Updated: May 21, 2020 3:49:54 pm
Rajiv Gandhi was the last member of the Nehru-Gandhi family to hold the position of prime minister in India. A reluctant entrant into the political arena, Gandhi was a pilot before he joined politics and showed barely any interest in following the footsteps of his mother and grandfather. Circumstances, particularly those surrounding his brother, Sanjay Gandhi’s death, however, necessitated his decision to enter politics. As we remember Rajiv Gandhi, on his death anniversary, here are five lesser-known facts about him.
On May 21, 1991, while on an election campaign at Sriperumbudur near Chennai, Rajiv Gandhi was assassinated by a human bomb that killed 17 others and left 44 injured. (Express Archives)
From engineer to pilot
After completing his A-levels in London, Rajiv Gandhi went on to study engineering at Trinity College in Cambridge. However, after studying there for three years, he did not obtain a degree. He went on to study mechanical engineering at Imperial College London but did not complete that either. He later confessed that he was not interested in “mugging for exams”.
He later joined the Flying Club in Delhi where he was trained as a pilot. In 1970, he was employed by Air India. In an interview with talk show hostess Simi Garewal, Rajiv is noted to have said that his fondness for flying goes back to the time when his grandfather, Pandit Nehru, first took him to the Gliding club. “I enjoyed it, I still enjoy it. It gives you a certain freedom. It takes you away from it all in a way,” he had said.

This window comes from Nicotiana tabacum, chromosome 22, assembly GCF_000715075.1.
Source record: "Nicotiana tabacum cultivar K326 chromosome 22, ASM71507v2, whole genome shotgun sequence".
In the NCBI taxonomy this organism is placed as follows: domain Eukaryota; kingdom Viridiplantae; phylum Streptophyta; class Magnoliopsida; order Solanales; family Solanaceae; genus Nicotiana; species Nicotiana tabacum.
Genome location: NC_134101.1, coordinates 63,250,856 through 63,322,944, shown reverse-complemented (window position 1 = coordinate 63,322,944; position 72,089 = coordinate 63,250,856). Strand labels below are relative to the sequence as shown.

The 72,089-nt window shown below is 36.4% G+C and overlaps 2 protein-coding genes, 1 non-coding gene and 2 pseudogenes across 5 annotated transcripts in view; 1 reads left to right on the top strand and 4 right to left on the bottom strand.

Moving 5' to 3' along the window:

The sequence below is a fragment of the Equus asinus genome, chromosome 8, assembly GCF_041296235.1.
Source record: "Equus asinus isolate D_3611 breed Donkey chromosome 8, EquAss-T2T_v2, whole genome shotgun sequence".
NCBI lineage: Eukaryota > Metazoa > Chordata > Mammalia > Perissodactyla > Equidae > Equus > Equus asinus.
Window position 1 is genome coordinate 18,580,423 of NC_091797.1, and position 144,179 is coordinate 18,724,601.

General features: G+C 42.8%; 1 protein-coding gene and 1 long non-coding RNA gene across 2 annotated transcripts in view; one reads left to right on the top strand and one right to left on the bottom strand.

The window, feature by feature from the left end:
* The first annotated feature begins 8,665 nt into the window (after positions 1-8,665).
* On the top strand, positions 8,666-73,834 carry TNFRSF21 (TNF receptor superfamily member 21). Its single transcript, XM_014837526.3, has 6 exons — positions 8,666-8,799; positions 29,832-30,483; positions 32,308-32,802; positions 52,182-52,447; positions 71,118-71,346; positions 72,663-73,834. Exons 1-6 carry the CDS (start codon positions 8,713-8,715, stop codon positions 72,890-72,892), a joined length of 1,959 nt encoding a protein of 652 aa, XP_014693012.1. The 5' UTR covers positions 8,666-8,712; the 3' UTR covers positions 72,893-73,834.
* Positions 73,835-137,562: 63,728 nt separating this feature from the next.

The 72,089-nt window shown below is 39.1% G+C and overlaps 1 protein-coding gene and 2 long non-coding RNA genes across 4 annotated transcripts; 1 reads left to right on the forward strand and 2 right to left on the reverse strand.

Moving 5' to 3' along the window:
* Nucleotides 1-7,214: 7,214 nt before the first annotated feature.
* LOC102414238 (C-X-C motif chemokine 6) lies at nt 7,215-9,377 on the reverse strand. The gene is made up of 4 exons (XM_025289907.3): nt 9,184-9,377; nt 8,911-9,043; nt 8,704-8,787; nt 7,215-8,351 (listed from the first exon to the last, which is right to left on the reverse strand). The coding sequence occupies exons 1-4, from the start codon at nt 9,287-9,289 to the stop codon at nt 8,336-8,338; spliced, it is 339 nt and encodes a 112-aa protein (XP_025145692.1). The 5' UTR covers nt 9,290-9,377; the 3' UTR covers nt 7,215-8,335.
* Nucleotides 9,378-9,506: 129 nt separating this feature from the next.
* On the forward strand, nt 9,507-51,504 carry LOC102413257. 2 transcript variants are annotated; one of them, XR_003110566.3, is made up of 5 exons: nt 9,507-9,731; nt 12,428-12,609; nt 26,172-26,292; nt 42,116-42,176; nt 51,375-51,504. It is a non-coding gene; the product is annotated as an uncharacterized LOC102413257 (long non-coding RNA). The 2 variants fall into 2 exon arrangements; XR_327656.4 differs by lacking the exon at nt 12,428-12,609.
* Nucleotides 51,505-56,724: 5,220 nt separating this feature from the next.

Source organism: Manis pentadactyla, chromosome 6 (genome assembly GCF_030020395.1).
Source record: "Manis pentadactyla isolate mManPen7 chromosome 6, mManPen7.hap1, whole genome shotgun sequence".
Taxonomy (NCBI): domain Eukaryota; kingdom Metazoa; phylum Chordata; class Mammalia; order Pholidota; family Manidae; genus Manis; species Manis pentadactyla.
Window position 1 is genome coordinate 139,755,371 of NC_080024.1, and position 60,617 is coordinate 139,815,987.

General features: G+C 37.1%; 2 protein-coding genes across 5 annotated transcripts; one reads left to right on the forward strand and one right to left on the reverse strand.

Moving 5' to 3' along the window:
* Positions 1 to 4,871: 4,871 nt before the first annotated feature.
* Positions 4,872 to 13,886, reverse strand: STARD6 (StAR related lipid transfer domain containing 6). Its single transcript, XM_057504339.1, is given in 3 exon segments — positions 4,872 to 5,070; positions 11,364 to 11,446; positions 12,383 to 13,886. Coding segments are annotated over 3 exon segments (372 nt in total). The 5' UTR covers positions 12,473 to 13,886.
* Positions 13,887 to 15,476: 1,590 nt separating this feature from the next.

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A passionate photographer
Few are aware of the fact that the youngest prime minister of India was also a keen photographer. While photography was a source of immense pleasure to him, he is believed to have been extremely modest about it. Reportedly, he was approached by a publisher on several occasions to author a book of photographs, but he had consistently declined. It was only after he died that his widow, Sonia Gandhi, came out with the book “Rajiv’s world: Photographs by Rajiv Gandhi,” in 1995. Carrying photographs clicked by Gandhi over four decades, the book is considered to be almost biographical, as it proudly displays everything that mattered to the former prime minister, through his lenses.
While Gandhi’s photography interests spanned from nature to wildlife, interiors, and his pets, he was most fond of clicking pictures of his family. “A fair amount of this photography was at home. While he took numerous photographs of his mother and brother, of his friends and our pets, his most frequent subjects were Rahul, Priyanka and myself,” wrote Sonia Gandhi in the book. She went on to add that while she was always averse to being photographed, with Rajiv she was completely at ease.
When Rajiv Gandhi entered politics in the early 1980s, he was not just visibly reluctant to do so but was also a complete outsider to the sphere. Scholars have noted in retrospect that his status as an outsider was to his advantage as in the popular mind he was unassociated with any form of controversies. “His appeal was enhanced by his youth- he was under forty in 1984- his good looks, and his open manner,” writes historian Ramachandra Guha in his book, “India after Gandhi.” It is believed that even the opposition had very little to criticise him and he soon earned the epithet “Mr. Clean” on account of his promise to root out corruption from the country.